Earlier this week, Tomas Nunuk of Bratislava, Slovakia uploaded a video onto YouTube of himself and a friend hiking near the border of Slovakia and Poland. When the hikers came across Veľké Hincovo pleso, a lake frozen over 250 days out of the year, they decided to walk across. The video isn't just amazing because of the picturesque view of the High Tatras Mountains in the background. It is amazing because though the lake was completely frozen, the ice was as pure and clear as if they were walking on glass.
You’ll want to go full screen and check this video out in high-definition to fully appreciate how insanely clear the ice is:
In fact, the clarity of the ice was so exceptional, many commenters on YouTube thought the video had been faked. After all, the ice typically seen on the top of bodies of water is white. So what’s the deal? Is it actually possible for the Velke Hincovo Pleso to have a clear, glass-like appearance, or is this all a clever ruse?
The ice in the video is an example of congelation ice, which is also known as black ice because of an ability to see through to the color of the water underneath. The congelation ice forms underneath an existing layer of ice, building off of the bottom. When the top layer is melted, the crystal-clear layer is revealed. The incredible clarity of the ice is a result of freezing with no air bubbles, snow, and impurities present. When impurities or air bubbles are trapped in ice, it causes the light to scatter as it travels through and results in a cloudy appearance.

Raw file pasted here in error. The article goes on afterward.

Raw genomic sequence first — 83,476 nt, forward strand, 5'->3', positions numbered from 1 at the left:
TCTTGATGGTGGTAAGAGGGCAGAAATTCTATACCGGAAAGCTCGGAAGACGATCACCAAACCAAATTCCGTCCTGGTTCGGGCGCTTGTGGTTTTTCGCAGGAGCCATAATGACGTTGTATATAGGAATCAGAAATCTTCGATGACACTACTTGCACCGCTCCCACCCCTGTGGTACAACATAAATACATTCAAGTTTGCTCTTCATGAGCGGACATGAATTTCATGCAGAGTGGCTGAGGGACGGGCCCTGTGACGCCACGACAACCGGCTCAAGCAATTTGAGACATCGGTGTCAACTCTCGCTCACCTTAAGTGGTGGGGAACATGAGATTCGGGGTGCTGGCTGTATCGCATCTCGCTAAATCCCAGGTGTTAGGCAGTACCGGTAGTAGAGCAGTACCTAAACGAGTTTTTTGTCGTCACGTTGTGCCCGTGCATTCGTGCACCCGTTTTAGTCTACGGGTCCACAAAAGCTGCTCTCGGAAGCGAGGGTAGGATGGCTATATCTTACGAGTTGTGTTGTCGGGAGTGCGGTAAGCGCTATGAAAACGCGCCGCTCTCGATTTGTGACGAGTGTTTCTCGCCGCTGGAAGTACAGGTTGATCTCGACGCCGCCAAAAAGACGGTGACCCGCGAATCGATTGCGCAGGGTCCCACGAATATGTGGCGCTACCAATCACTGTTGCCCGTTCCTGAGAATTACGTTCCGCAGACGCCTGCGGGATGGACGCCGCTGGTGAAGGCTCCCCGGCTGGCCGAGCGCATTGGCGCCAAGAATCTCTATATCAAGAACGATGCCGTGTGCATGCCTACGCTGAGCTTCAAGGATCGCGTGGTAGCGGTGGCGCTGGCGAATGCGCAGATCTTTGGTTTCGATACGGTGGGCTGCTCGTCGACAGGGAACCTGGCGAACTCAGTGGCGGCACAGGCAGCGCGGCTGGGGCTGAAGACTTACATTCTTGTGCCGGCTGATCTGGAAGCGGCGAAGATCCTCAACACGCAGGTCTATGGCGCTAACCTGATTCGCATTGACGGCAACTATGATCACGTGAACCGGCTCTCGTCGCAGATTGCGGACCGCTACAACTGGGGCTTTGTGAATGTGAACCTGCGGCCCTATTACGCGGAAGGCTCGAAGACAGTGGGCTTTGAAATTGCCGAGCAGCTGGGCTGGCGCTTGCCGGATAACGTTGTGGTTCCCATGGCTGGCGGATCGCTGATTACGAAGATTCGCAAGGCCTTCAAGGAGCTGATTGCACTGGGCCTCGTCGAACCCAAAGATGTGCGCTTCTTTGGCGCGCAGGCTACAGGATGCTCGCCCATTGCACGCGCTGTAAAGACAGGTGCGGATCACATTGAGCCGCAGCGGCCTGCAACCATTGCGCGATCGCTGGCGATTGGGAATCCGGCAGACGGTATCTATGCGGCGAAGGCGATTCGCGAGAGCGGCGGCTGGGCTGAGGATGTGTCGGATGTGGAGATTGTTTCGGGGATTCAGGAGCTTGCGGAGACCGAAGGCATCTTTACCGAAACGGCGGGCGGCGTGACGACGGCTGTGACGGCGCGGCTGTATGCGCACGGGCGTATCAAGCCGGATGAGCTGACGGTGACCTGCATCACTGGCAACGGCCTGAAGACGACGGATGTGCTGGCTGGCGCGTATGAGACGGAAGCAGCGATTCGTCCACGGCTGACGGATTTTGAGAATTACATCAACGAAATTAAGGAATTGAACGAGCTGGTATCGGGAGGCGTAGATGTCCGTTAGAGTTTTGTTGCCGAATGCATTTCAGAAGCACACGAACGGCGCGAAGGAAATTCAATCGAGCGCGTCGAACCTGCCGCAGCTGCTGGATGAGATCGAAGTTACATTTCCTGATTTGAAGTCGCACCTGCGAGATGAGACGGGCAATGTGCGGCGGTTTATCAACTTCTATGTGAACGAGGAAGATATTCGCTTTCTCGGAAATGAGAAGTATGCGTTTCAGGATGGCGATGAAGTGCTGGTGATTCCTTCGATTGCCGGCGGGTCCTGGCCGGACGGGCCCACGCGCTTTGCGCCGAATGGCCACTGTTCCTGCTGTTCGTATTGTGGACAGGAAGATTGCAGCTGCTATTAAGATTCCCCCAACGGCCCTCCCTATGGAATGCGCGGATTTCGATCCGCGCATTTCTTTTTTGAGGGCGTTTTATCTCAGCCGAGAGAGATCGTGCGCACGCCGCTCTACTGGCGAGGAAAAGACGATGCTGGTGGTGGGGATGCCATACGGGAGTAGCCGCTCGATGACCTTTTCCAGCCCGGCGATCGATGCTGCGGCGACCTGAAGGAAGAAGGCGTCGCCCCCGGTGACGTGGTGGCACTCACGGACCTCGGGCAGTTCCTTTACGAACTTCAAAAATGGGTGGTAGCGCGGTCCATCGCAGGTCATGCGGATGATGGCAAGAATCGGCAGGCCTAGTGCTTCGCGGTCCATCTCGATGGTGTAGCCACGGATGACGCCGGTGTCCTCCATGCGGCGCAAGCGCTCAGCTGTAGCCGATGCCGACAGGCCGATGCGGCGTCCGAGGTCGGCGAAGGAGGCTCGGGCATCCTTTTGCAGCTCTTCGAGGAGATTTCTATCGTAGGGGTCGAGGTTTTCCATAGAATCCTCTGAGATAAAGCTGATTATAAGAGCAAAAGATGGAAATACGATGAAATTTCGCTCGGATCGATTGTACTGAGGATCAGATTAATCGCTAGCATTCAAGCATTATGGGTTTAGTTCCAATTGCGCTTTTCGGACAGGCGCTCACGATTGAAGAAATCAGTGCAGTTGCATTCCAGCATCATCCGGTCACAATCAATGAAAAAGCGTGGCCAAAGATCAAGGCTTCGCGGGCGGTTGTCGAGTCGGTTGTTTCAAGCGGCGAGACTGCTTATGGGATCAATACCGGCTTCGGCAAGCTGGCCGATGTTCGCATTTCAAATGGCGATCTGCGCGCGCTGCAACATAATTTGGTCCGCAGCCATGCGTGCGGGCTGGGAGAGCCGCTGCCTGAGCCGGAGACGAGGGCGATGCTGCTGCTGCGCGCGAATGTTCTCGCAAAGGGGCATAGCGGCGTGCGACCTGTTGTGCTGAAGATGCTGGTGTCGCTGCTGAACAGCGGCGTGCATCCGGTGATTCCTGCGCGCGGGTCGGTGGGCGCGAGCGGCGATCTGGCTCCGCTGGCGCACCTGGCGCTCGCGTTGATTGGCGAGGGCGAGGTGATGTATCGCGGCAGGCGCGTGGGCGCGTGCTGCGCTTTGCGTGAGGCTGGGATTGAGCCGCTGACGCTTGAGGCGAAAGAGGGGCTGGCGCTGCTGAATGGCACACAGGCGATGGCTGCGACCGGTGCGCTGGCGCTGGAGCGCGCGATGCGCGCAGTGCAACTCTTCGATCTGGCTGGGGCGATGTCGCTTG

The purest congelation ice forms slowly, creating large crystals. This ice is fairly strong, though you can almost hear the sound of ice straining underneath the weight of Tomas and his friend. Veľké Hincovo pleso has a maximum depth 53 meters (174 feet), so the pair were very lucky the ice held out!
[Hat tip: io9]